Volume 04, Issue 6
All decked out
The challenge before the team designing the flight deck for the all-new Boeing 787 Dreamliner seemed formidable: Introduce new technologies to help pilots, but maintain significant operational commonality with the popular Boeing 777. Of course, whatever they came up with also had to meet stringent weight and cost targets.
After five years of work—beginning with the Sonic Cruiser proposal that preceded the 787—the team unveiled its new design to customers and pilots in late August. After six hours of briefings on the 787, its features and technologies, the gathering got to participate in the first public viewing of the new design.
The room erupted first with "ooos" and "ahhs" and then applause.
Going—but far from gone
The final 717 makes its way this month through preliminary production, en route to completion in May 2006. But if not for unconventional action at the program's outset, the economical airplane might never have been. With steadfast resolve, the 717 team twice reinvented its business model—and the results just might look familiar.
Current demand for jets in the 100-seat category won't support continued production, but the airplane has been highly profitable for its operators. Developed by McDonnell Douglas as the MD-95 and renamed 717 after the merger with Boeing in 1997, the airplane was a low-cost concept modeled after the company's successful DC-9.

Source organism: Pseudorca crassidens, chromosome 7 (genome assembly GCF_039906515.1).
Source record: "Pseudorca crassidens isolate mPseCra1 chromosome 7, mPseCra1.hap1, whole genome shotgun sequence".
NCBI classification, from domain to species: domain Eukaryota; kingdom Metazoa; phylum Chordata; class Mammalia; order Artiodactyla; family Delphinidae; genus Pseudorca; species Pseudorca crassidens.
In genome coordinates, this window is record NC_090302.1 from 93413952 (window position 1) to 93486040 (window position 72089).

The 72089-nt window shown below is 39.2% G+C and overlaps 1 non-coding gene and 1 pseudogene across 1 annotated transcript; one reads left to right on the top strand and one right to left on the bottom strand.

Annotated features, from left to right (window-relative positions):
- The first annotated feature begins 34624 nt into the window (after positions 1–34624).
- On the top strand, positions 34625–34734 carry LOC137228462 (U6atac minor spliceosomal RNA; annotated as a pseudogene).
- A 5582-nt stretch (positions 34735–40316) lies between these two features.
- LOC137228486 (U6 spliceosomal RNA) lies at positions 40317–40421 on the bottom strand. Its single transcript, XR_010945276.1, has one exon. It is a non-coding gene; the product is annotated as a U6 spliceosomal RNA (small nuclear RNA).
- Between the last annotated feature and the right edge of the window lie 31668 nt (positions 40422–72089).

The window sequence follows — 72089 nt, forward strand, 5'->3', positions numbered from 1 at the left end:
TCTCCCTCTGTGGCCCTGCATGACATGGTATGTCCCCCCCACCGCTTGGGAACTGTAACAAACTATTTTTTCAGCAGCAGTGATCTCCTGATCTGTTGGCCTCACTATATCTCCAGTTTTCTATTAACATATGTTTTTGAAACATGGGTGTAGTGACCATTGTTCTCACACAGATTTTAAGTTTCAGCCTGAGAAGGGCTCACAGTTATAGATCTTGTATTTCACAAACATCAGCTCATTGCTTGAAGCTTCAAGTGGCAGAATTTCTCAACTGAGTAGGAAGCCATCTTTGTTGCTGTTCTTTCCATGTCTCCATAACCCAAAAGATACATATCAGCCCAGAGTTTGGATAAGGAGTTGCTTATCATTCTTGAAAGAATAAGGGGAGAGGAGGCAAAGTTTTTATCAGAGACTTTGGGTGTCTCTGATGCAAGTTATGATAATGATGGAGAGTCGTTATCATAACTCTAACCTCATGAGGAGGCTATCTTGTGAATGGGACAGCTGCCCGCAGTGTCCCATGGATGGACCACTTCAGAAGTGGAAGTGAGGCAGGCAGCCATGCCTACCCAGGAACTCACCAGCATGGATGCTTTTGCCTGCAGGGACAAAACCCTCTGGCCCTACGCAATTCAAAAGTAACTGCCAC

The collection of World War II–era buildings that make up the Hawker de Havilland facility in Melbourne, Australia, belie the fact that there's cutting-edge research and manufacturing going on inside. HdH, a Boeing subsidiary since 2000, continuously is building on a 75-year history that includes the heritage of aviation companies such as Commonwealth Aircraft Corp. and Government Aircraft Factories and contract wins from the Mosquito bomber to the F/A-18 and the Boeing 737, 747, 757 and 777.
Further adding to its reputation, Hawker de Havilland has been selected to provide the composite wing moveable trailing edge components for the Boeing 787 Dreamliner. The package consists of the aileron and flaperon and its associated hinged panels, the inboard and outboard flaps, the seven spoilers and all the fairings.
'Can-Do' crew does it again
The 353 employees at the Boeing Fabrication facility in Salt Lake City are doing it again—a complete makeover of how they work together. Their ability to take on change and make it work for them has earned them a nickname—the "Can-Do Crew."
The Crew thrives on challenge. After their previous job of assembling MD80/90 fuselages and MD-11 bulkheads and subassemblies ended when Boeing discontinued the lines in 1998, they transformed themselves within six months into a fabrication organization specializing in manufacturing emergent-production and out-of-production spare parts.
Continuing that momentum, the Crew now is focusing on continuous improvements for the entire factory.
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